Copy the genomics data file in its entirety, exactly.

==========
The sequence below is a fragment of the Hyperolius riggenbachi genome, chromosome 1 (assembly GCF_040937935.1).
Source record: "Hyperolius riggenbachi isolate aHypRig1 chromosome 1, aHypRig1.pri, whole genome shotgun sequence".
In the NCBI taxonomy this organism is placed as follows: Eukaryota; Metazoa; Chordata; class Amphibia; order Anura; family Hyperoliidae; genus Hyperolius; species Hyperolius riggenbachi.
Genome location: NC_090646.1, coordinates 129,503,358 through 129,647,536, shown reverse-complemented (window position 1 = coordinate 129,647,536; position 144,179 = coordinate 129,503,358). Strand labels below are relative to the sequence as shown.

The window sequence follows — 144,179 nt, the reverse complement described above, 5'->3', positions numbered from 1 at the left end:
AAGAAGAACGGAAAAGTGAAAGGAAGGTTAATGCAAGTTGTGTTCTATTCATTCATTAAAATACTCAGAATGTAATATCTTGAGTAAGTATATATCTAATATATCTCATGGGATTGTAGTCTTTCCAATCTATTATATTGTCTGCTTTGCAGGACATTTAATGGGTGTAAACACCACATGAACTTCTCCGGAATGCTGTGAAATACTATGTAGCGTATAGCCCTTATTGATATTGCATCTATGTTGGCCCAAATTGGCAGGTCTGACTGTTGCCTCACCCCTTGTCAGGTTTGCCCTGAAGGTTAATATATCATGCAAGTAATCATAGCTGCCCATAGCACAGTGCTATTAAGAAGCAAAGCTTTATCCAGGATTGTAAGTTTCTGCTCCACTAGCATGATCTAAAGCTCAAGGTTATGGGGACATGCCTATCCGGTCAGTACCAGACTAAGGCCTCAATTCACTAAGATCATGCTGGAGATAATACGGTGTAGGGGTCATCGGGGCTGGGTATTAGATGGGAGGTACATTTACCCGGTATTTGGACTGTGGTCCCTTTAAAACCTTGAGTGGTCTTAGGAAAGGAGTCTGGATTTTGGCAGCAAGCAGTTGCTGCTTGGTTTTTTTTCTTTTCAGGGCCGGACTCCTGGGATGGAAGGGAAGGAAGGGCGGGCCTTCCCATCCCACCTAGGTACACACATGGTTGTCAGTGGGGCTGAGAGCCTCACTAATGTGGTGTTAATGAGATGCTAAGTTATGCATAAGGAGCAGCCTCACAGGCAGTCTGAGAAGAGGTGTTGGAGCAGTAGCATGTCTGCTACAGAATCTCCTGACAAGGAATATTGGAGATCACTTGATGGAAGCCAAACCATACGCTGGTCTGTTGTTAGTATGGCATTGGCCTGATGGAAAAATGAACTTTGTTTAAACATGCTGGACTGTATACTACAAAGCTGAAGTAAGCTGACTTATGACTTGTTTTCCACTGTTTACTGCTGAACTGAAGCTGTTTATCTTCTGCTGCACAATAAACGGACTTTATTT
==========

The sequence below is a fragment of the Hyperolius riggenbachi genome, chromosome 1 (assembly GCF_040937935.1).
Source record: "Hyperolius riggenbachi isolate aHypRig1 chromosome 1, aHypRig1.pri, whole genome shotgun sequence".
In the NCBI taxonomy this organism is placed as follows: Eukaryota; Metazoa; Chordata; class Amphibia; order Anura; family Hyperoliidae; genus Hyperolius; species Hyperolius riggenbachi.
Genome location: NC_090646.1, coordinates 129,503,358 through 129,647,536, shown reverse-complemented (window position 1 = coordinate 129,647,536; position 144,179 = coordinate 129,503,358). Strand labels below are relative to the sequence as shown.

The window sequence follows — 144,179 nt, the reverse complement described above, 5'->3', positions numbered from 1 at the left end:
AAGAAGAACGGAAAAGTGAAAGGAAGGTTAATGCAAGTTGTGTTCTATTCATTCATTAAAATACTCAGAATGTAATATCTTGAGTAAGTATATATCTAATATATCTCATGGGATTGTAGTCTTTCCAATCTATTATATTGTCTGCTTTGCAGGACATTTAATGGGTGTAAACACCACATGAACTTCTCCGGAATGCTGTGAAATACTATGTAGCGTATAGCCCTTATTGATATTGCATCTATGTTGGCCCAAATTGGCAGGTCTGACTGTTGCCTCACCCCTTGTCAGGTTTGCCCTGAAGGTTAATATATCATGCAAGTAATCATAGCTGCCCATAGCACAGTGCTATTAAGAAGCAAAGCTTTATCCAGGATTGTAAGTTTCTGCTCCACTAGCATGATCTAAAGCTCAAGGTTATGGGGACATGCCTATCCGGTCAGTACCAGACTAAGGCCTCAATTCACTAAGATCATGCTGGAGATAATACGGTGTAGGGGTCATCGGGGCTGGGTATTAGATGGGAGGTACATTTACCCGGTATTTGGACTGTGGTCCCTTTAAAACCTTGAGTGGTCTTAGGAAAGGAGTCTGGATTTTGGCAGCAAGCAGTTGCTGCTTGGTTTTTTTTCTTTTCAGGGCCGGACTCCTGGGATGGAAGGGAAGGAAGGGCGGGCCTTCCCATCCCACCTAGGTACACACATGGTTGTCAGTGGGGCTGAGAGCCTCACTAATGTGGTGTTAATGAGATGCTAAGTTATGCATAAGGAGCAGCCTCACAGGCAGTCTGAGAAGAGGTGTTGGAGCAGTAGCATGTCTGCTACAGAATCTCCTGACAAGGAATATTGGAGATCACTTGATGGAAGCCAAACCATACGCTGGTCTGTTGTTAGTATGGCATTGGCCTGATGGAAAAATGAACTTTGTTTAAACATGCTGGACTGTATACTACAAAGCTGAAGTAAGCTGACTTATGACTTGTTTTCCACTGTTTACTGCTGAACTGAAGCTGTTTATCTTCTGCTGCACAATAAACGGACTTTATTT